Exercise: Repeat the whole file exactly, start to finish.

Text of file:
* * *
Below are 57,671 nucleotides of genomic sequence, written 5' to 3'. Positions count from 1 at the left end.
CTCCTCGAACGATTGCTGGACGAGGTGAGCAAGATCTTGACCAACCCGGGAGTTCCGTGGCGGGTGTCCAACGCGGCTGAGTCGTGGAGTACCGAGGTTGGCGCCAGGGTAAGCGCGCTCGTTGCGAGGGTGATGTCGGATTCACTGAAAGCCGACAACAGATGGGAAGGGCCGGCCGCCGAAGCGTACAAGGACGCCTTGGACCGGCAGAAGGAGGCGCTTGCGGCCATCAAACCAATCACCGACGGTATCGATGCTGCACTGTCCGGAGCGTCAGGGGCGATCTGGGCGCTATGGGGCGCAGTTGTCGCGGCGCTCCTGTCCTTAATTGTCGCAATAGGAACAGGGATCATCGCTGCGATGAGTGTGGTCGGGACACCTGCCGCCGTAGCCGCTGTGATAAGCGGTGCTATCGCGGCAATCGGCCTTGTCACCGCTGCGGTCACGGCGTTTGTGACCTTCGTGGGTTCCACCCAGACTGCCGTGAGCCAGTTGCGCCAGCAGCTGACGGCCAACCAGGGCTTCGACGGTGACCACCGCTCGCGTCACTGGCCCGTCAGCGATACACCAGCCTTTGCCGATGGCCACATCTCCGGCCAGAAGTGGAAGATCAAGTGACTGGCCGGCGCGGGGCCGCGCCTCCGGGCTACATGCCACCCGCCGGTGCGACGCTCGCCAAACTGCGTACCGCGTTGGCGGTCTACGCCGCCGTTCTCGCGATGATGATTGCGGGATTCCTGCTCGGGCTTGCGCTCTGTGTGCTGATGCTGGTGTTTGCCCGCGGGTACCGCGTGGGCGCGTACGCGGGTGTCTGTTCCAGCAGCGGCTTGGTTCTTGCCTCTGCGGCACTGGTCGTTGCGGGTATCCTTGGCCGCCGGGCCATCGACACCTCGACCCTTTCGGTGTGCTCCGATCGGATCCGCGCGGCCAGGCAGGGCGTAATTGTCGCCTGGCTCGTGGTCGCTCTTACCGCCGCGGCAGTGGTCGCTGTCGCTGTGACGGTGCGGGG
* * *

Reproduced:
Below are 57,671 nucleotides of genomic sequence, written 5' to 3'. Positions count from 1 at the left end.
CTCCTCGAACGATTGCTGGACGAGGTGAGCAAGATCTTGACCAACCCGGGAGTTCCGTGGCGGGTGTCCAACGCGGCTGAGTCGTGGAGTACCGAGGTTGGCGCCAGGGTAAGCGCGCTCGTTGCGAGGGTGATGTCGGATTCACTGAAAGCCGACAACAGATGGGAAGGGCCGGCCGCCGAAGCGTACAAGGACGCCTTGGACCGGCAGAAGGAGGCGCTTGCGGCCATCAAACCAATCACCGACGGTATCGATGCTGCACTGTCCGGAGCGTCAGGGGCGATCTGGGCGCTATGGGGCGCAGTTGTCGCGGCGCTCCTGTCCTTAATTGTCGCAATAGGAACAGGGATCATCGCTGCGATGAGTGTGGTCGGGACACCTGCCGCCGTAGCCGCTGTGATAAGCGGTGCTATCGCGGCAATCGGCCTTGTCACCGCTGCGGTCACGGCGTTTGTGACCTTCGTGGGTTCCACCCAGACTGCCGTGAGCCAGTTGCGCCAGCAGCTGACGGCCAACCAGGGCTTCGACGGTGACCACCGCTCGCGTCACTGGCCCGTCAGCGATACACCAGCCTTTGCCGATGGCCACATCTCCGGCCAGAAGTGGAAGATCAAGTGACTGGCCGGCGCGGGGCCGCGCCTCCGGGCTACATGCCACCCGCCGGTGCGACGCTCGCCAAACTGCGTACCGCGTTGGCGGTCTACGCCGCCGTTCTCGCGATGATGATTGCGGGATTCCTGCTCGGGCTTGCGCTCTGTGTGCTGATGCTGGTGTTTGCCCGCGGGTACCGCGTGGGCGCGTACGCGGGTGTCTGTTCCAGCAGCGGCTTGGTTCTTGCCTCTGCGGCACTGGTCGTTGCGGGTATCCTTGGCCGCCGGGCCATCGACACCTCGACCCTTTCGGTGTGCTCCGATCGGATCCGCGCGGCCAGGCAGGGCGTAATTGTCGCCTGGCTCGTGGTCGCTCTTACCGCCGCGGCAGTGGTCGCTGTCGCTGTGACGGTGCGGGG